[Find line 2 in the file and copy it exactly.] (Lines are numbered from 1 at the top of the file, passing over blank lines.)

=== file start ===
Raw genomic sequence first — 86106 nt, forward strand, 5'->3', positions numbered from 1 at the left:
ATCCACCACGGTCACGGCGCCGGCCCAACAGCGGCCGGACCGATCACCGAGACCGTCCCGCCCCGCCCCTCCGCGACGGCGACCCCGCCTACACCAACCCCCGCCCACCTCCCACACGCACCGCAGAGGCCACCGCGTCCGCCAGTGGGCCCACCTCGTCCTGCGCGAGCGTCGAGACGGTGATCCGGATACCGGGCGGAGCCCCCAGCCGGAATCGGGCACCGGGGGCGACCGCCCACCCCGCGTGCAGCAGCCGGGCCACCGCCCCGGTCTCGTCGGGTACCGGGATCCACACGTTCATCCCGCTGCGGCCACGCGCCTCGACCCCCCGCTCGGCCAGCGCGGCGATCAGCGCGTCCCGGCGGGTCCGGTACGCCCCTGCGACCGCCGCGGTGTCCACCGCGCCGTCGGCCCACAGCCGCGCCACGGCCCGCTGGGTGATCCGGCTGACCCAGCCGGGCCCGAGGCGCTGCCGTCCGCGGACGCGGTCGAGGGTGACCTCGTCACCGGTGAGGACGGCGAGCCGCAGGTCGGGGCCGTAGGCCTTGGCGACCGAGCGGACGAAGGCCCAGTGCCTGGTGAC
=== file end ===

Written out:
ATCCACCACGGTCACGGCGCCGGCCCAACAGCGGCCGGACCGATCACCGAGACCGTCCCGCCCCGCCCCTCCGCGACGGCGACCCCGCCTACACCAACCCCCGCCCACCTCCCACACGCACCGCAGAGGCCACCGCGTCCGCCAGTGGGCCCACCTCGTCCTGCGCGAGCGTCGAGACGGTGATCCGGATACCGGGCGGAGCCCCCAGCCGGAATCGGGCACCGGGGGCGACCGCCCACCCCGCGTGCAGCAGCCGGGCCACCGCCCCGGTCTCGTCGGGTACCGGGATCCACACGTTCATCCCGCTGCGGCCACGCGCCTCGACCCCCCGCTCGGCCAGCGCGGCGATCAGCGCGTCCCGGCGGGTCCGGTACGCCCCTGCGACCGCCGCGGTGTCCACCGCGCCGTCGGCCCACAGCCGCGCCACGGCCCGCTGGGTGATCCGGCTGACCCAGCCGGGCCCGAGGCGCTGCCGTCCGCGGACGCGGTCGAGGGTGACCTCGTCACCGGTGAGGACGGCGAGCCGCAGGTCGGGGCCGTAGGCCTTGGCGACCGAGCGGACGAAGGCCCAGTGCCTGGTGAC